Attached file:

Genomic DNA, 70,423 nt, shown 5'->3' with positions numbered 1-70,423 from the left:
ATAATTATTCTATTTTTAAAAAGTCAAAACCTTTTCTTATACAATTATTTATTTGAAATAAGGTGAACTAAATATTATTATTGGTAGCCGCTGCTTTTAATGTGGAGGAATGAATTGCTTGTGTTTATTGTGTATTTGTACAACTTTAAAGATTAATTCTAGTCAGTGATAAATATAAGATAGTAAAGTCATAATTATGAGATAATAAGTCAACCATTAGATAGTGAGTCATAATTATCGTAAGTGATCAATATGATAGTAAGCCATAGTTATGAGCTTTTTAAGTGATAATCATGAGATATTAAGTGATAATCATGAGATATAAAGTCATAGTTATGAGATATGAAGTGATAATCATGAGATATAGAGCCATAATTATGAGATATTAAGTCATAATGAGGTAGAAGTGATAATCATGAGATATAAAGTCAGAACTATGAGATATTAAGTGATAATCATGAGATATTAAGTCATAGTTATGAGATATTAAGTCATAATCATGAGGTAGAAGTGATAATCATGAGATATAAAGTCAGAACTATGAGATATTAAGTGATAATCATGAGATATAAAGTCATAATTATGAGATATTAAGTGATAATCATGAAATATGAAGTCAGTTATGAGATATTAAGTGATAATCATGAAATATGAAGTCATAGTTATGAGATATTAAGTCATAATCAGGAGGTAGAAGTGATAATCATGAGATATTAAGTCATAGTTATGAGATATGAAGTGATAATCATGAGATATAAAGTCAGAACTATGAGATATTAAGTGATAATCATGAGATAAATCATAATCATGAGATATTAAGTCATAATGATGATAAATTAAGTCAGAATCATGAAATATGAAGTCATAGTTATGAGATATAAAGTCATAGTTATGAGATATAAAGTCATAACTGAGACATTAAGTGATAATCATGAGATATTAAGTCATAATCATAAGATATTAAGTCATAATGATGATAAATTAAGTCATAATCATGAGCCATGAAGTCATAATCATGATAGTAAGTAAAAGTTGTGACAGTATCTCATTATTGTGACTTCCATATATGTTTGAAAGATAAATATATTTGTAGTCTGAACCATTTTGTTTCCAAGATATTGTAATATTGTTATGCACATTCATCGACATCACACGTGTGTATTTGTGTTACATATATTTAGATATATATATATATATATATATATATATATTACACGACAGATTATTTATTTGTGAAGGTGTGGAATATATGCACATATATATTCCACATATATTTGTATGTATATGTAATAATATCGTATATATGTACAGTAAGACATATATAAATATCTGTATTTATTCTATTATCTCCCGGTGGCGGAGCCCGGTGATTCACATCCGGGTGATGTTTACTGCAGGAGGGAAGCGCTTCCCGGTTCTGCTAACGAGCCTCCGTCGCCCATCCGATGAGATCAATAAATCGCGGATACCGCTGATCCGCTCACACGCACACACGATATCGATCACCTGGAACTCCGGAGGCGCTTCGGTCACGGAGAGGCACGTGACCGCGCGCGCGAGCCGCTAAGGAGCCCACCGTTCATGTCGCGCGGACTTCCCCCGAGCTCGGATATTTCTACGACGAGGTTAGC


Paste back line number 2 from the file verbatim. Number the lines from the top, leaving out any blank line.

ATAATTATTCTATTTTTAAAAAGTCAAAACCTTTTCTTATACAATTATTTATTTGAAATAAGGTGAACTAAATATTATTATTGGTAGCCGCTGCTTTTAATGTGGAGGAATGAATTGCTTGTGTTTATTGTGTATTTGTACAACTTTAAAGATTAATTCTAGTCAGTGATAAATATAAGATAGTAAAGTCATAATTATGAGATAATAAGTCAACCATTAGATAGTGAGTCATAATTATCGTAAGTGATCAATATGATAGTAAGCCATAGTTATGAGCTTTTTAAGTGATAATCATGAGATATTAAGTGATAATCATGAGATATAAAGTCATAGTTATGAGATATGAAGTGATAATCATGAGATATAGAGCCATAATTATGAGATATTAAGTCATAATGAGGTAGAAGTGATAATCATGAGATATAAAGTCAGAACTATGAGATATTAAGTGATAATCATGAGATATTAAGTCATAGTTATGAGATATTAAGTCATAATCATGAGGTAGAAGTGATAATCATGAGATATAAAGTCAGAACTATGAGATATTAAGTGATAATCATGAGATATAAAGTCATAATTATGAGATATTAAGTGATAATCATGAAATATGAAGTCAGTTATGAGATATTAAGTGATAATCATGAAATATGAAGTCATAGTTATGAGATATTAAGTCATAATCAGGAGGTAGAAGTGATAATCATGAGATATTAAGTCATAGTTATGAGATATGAAGTGATAATCATGAGATATAAAGTCAGAACTATGAGATATTAAGTGATAATCATGAGATAAATCATAATCATGAGATATTAAGTCATAATGATGATAAATTAAGTCAGAATCATGAAATATGAAGTCATAGTTATGAGATATAAAGTCATAGTTATGAGATATAAAGTCATAACTGAGACATTAAGTGATAATCATGAGATATTAAGTCATAATCATAAGATATTAAGTCATAATGATGATAAATTAAGTCATAATCATGAGCCATGAAGTCATAATCATGATAGTAAGTAAAAGTTGTGACAGTATCTCATTATTGTGACTTCCATATATGTTTGAAAGATAAATATATTTGTAGTCTGAACCATTTTGTTTCCAAGATATTGTAATATTGTTATGCACATTCATCGACATCACACGTGTGTATTTGTGTTACATATATTTAGATATATATATATATATATATATATATATATTACACGACAGATTATTTATTTGTGAAGGTGTGGAATATATGCACATATATATTCCACATATATTTGTATGTATATGTAATAATATCGTATATATGTACAGTAAGACATATATAAATATCTGTATTTATTCTATTATCTCCCGGTGGCGGAGCCCGGTGATTCACATCCGGGTGATGTTTACTGCAGGAGGGAAGCGCTTCCCGGTTCTGCTAACGAGCCTCCGTCGCCCATCCGATGAGATCAATAAATCGCGGATACCGCTGATCCGCTCACACGCACACACGATATCGATCACCTGGAACTCCGGAGGCGCTTCGGTCACGGAGAGGCACGTGACCGCGCGCGCGAGCCGCTAAGGAGCCCACCGTTCATGTCGCGCGGACTTCCCCCGAGCTCGGATATTTCTACGACGAGGTTAGC